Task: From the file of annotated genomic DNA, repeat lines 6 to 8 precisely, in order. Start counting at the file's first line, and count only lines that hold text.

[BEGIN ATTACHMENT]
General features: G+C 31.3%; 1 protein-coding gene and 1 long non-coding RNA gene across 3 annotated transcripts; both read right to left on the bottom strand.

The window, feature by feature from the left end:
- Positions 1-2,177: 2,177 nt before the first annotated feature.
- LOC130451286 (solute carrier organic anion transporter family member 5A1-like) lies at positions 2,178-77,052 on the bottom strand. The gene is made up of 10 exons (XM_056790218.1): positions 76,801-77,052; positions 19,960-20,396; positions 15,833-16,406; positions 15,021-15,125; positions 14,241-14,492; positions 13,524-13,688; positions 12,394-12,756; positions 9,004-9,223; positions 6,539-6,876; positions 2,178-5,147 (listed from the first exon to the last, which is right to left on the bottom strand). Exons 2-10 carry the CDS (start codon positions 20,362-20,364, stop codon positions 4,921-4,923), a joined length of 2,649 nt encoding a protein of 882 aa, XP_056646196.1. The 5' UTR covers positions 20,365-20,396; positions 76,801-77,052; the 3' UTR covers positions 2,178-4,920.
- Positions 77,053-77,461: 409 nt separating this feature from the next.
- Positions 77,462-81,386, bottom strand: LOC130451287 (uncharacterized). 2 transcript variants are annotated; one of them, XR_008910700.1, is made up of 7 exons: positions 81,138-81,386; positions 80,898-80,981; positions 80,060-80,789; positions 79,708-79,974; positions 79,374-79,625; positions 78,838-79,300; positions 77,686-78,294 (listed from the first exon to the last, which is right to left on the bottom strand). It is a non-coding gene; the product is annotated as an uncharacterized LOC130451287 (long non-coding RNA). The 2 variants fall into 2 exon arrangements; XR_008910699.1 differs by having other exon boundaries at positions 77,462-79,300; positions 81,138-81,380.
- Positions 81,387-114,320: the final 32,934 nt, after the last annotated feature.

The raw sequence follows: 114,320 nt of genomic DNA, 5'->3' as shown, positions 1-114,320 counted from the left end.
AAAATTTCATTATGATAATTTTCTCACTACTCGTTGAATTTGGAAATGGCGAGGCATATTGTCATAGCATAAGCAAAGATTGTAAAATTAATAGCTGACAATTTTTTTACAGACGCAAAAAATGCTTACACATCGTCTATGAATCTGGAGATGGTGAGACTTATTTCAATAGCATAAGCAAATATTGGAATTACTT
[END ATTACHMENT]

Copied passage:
- Positions 77,462-81,386, bottom strand: LOC130451287 (uncharacterized). 2 transcript variants are annotated; one of them, XR_008910700.1, is made up of 7 exons: positions 81,138-81,386; positions 80,898-80,981; positions 80,060-80,789; positions 79,708-79,974; positions 79,374-79,625; positions 78,838-79,300; positions 77,686-78,294 (listed from the first exon to the last, which is right to left on the bottom strand). It is a non-coding gene; the product is annotated as an uncharacterized LOC130451287 (long non-coding RNA). The 2 variants fall into 2 exon arrangements; XR_008910699.1 differs by having other exon boundaries at positions 77,462-79,300; positions 81,138-81,380.
- Positions 81,387-114,320: the final 32,934 nt, after the last annotated feature.

The raw sequence follows: 114,320 nt of genomic DNA, 5'->3' as shown, positions 1-114,320 counted from the left end.